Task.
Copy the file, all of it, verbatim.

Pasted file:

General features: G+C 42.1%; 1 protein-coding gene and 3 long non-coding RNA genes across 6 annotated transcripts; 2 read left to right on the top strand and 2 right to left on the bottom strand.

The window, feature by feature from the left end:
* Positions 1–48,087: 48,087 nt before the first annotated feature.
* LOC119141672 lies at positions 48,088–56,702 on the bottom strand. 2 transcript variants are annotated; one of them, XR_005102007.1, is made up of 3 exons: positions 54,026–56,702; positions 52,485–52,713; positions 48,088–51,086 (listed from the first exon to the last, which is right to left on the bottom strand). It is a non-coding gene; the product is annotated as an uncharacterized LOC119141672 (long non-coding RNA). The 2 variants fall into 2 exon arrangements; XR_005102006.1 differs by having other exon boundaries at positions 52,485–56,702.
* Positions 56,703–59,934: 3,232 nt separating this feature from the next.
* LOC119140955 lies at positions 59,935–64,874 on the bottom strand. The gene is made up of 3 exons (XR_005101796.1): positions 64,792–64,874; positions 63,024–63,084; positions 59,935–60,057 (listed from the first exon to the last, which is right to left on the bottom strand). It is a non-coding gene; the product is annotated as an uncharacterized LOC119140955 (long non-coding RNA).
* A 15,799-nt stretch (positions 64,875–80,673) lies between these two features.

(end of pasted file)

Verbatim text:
General features: G+C 42.1%; 1 protein-coding gene and 3 long non-coding RNA genes across 6 annotated transcripts; 2 read left to right on the top strand and 2 right to left on the bottom strand.

The window, feature by feature from the left end:
* Positions 1–48,087: 48,087 nt before the first annotated feature.
* LOC119141672 lies at positions 48,088–56,702 on the bottom strand. 2 transcript variants are annotated; one of them, XR_005102007.1, is made up of 3 exons: positions 54,026–56,702; positions 52,485–52,713; positions 48,088–51,086 (listed from the first exon to the last, which is right to left on the bottom strand). It is a non-coding gene; the product is annotated as an uncharacterized LOC119141672 (long non-coding RNA). The 2 variants fall into 2 exon arrangements; XR_005102006.1 differs by having other exon boundaries at positions 52,485–56,702.
* Positions 56,703–59,934: 3,232 nt separating this feature from the next.
* LOC119140955 lies at positions 59,935–64,874 on the bottom strand. The gene is made up of 3 exons (XR_005101796.1): positions 64,792–64,874; positions 63,024–63,084; positions 59,935–60,057 (listed from the first exon to the last, which is right to left on the bottom strand). It is a non-coding gene; the product is annotated as an uncharacterized LOC119140955 (long non-coding RNA).
* A 15,799-nt stretch (positions 64,875–80,673) lies between these two features.